We are not just creations, however. We are also creators. As artists, we create books and ideas and businesses. But we are also the makers of our own lives, imagining what could be and bringing it into existence.

Yes, there is undeserved hardship and trauma that we have to deal with; there is privilege to consider and social inequities to grapple with. But we all, in some way, get to choose what we will tolerate and what we are willing to change.

So what do we do?

First, we acknowledge what’s not working. What bothers you right now? What vision for your life or work has yet to unfold the way you thought it would? What hidden curiosity have you yet to explore? What are you afraid to try?

For the past year, I’ve been on a journey of rediscovering and re-creating myself. It’s been wonderful. Now, it’s time to share with you what it all means.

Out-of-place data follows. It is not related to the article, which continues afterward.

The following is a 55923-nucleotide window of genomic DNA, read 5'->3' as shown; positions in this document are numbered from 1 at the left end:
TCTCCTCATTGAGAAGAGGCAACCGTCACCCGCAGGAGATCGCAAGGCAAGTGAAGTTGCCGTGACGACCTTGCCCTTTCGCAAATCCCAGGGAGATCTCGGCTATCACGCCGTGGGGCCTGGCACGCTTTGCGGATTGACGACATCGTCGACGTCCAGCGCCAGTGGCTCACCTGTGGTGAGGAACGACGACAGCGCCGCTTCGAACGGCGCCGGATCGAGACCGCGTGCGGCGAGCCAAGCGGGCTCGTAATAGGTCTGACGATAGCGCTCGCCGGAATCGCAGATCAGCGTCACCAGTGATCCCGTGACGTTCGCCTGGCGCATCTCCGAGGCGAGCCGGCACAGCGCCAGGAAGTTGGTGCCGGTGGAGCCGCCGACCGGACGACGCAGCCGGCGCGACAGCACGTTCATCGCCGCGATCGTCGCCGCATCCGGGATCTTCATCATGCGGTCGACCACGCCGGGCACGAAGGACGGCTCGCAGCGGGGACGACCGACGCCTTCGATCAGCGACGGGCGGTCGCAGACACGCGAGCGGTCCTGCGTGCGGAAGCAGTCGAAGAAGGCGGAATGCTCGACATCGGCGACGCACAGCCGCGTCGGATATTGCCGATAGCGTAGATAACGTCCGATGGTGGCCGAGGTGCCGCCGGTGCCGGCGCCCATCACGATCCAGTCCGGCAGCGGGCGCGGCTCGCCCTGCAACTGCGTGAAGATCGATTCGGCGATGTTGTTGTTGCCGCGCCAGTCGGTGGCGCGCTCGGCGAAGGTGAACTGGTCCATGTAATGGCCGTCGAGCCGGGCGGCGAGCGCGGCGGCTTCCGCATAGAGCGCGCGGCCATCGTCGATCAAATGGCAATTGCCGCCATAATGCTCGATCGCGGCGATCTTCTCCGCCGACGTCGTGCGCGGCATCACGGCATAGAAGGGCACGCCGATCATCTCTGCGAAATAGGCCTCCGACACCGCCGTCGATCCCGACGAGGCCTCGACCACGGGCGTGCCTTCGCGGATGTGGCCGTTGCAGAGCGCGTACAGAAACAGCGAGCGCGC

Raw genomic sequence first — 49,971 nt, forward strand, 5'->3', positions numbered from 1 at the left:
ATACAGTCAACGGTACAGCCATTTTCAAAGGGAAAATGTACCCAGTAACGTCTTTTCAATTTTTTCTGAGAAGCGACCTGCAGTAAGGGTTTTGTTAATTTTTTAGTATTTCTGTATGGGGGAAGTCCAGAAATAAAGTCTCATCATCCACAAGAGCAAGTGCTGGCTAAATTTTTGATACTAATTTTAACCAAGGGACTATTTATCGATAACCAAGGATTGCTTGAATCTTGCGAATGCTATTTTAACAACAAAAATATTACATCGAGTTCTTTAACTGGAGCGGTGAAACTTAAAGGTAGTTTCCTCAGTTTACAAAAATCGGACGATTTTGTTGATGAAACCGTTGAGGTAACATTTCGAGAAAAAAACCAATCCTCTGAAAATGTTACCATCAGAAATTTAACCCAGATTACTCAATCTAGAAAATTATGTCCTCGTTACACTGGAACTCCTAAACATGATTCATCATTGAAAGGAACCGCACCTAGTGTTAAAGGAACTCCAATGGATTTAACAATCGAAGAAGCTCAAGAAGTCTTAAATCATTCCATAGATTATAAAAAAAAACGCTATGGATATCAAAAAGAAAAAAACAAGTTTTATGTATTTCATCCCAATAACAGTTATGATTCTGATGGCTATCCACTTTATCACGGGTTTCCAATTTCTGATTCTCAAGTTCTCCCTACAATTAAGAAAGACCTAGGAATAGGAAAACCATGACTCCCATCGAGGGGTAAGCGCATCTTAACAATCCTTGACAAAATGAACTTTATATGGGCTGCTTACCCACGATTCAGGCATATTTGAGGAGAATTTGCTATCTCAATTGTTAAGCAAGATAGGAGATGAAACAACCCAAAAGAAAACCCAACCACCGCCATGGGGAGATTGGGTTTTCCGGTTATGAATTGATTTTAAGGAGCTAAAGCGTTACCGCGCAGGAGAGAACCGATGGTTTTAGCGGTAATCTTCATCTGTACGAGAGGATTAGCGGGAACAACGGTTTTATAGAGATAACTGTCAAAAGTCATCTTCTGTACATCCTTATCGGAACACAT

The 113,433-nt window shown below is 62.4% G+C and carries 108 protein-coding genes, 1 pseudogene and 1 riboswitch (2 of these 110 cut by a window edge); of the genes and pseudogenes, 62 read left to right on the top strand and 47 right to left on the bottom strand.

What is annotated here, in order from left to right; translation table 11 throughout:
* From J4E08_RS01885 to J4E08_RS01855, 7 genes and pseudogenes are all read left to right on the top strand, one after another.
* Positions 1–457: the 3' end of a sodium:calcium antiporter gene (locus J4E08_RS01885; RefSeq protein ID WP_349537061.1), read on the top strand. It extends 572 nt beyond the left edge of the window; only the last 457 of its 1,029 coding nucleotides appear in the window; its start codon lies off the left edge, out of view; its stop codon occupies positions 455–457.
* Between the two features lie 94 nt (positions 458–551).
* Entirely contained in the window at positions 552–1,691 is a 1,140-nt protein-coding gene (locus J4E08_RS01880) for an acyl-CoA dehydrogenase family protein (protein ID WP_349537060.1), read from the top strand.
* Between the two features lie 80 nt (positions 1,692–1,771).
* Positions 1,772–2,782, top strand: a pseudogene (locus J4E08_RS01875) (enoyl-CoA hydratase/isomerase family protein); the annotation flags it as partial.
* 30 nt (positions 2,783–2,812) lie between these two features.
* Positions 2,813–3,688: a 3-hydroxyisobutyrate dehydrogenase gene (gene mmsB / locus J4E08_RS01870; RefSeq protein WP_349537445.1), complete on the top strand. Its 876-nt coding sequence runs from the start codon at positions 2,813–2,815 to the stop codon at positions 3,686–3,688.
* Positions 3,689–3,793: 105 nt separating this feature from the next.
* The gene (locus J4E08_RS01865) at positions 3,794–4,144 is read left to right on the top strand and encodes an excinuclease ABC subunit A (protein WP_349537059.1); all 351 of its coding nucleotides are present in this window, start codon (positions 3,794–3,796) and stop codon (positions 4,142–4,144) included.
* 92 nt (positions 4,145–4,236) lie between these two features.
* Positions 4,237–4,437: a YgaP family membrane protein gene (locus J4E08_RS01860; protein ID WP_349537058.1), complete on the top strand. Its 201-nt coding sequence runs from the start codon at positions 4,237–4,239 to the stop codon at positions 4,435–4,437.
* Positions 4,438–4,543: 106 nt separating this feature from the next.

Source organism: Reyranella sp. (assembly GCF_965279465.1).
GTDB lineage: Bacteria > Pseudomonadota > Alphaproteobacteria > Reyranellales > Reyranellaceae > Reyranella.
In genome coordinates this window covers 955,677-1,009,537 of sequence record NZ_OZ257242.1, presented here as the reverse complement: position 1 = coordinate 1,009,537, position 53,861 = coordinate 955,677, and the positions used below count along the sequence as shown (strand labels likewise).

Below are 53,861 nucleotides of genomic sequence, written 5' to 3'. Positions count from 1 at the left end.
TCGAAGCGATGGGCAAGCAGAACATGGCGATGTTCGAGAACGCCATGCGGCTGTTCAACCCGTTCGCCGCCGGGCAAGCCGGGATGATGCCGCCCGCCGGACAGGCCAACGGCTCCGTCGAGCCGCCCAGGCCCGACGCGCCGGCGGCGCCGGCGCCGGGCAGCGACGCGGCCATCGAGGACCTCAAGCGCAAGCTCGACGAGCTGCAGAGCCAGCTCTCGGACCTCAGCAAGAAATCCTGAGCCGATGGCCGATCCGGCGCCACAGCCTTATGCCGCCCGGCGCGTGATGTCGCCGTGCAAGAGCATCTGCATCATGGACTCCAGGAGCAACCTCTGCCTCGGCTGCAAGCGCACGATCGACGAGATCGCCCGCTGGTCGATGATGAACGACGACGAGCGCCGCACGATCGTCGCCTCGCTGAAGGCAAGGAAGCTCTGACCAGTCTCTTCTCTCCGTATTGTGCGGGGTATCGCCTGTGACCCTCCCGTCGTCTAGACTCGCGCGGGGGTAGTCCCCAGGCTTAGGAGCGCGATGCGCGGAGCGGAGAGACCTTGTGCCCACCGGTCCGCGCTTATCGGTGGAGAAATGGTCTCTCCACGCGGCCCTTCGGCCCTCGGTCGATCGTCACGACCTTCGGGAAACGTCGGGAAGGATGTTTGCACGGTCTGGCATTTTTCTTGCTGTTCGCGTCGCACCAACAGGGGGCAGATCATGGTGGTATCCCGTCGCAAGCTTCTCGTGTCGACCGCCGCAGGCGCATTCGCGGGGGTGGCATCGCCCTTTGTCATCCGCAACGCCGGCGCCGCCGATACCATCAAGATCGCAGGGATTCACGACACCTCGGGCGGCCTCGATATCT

In other words, I’m back. We’re back, all of us, trying to make sense of what we do with now and who we become after such a strange year of unexpected change.

This newsletter, which my team and I have dubbed “Hey Creator” will be a compilation of helpful resources and notes from around the web, along with inspiring stories from the New Renaissance, all with the intent to help you live a more creative life.

This means not only new essays and a brand new podcast, but also all kinds of links to resources and content of what other creators like you are up to. My goal is to provide the platform I’d want to hang out on even if I weren’t responsible for publishing it.

So, hello. This is not a “welcome back” as much as it is simply a “welcome.” Let’s have a dialogue. I’d love to hear from you, what you’re about, and what you’re looking for.

If you’ve experienced your own creative renaissance lately, if you’ve ever reinvented yourself or renegotiated your life in any way, I want to hear about it. I don’t know exactly what’s next for you or me or this weird world that is maybe, slowly going back to normal (or not).

But I do know that we’re doing this, and the best is yet to come. And that’s enough for now. Next week, we’ll be sharing what it means to disappear and come back, how we can reinvent ourselves, and other good news from around the planet.

See ya then,